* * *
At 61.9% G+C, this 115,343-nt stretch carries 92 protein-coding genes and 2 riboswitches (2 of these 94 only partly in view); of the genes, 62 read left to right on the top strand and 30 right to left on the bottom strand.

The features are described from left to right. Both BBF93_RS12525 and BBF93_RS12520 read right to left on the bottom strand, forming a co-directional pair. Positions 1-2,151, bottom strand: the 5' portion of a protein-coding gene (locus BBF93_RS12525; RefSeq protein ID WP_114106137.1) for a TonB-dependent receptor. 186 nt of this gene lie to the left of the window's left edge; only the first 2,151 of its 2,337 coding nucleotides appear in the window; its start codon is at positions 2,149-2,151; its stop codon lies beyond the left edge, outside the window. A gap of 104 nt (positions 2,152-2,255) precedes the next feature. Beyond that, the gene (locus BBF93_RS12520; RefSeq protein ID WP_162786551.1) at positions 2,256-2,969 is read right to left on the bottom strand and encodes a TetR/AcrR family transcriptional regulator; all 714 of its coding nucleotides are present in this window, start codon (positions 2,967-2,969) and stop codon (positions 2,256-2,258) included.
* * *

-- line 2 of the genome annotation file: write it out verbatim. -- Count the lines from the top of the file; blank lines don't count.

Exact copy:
The features are described from left to right. Both BBF93_RS12525 and BBF93_RS12520 read right to left on the bottom strand, forming a co-directional pair. Positions 1-2,151, bottom strand: the 5' portion of a protein-coding gene (locus BBF93_RS12525; RefSeq protein ID WP_114106137.1) for a TonB-dependent receptor. 186 nt of this gene lie to the left of the window's left edge; only the first 2,151 of its 2,337 coding nucleotides appear in the window; its start codon is at positions 2,149-2,151; its stop codon lies beyond the left edge, outside the window. A gap of 104 nt (positions 2,152-2,255) precedes the next feature. Beyond that, the gene (locus BBF93_RS12520; RefSeq protein ID WP_162786551.1) at positions 2,256-2,969 is read right to left on the bottom strand and encodes a TetR/AcrR family transcriptional regulator; all 714 of its coding nucleotides are present in this window, start codon (positions 2,967-2,969) and stop codon (positions 2,256-2,258) included.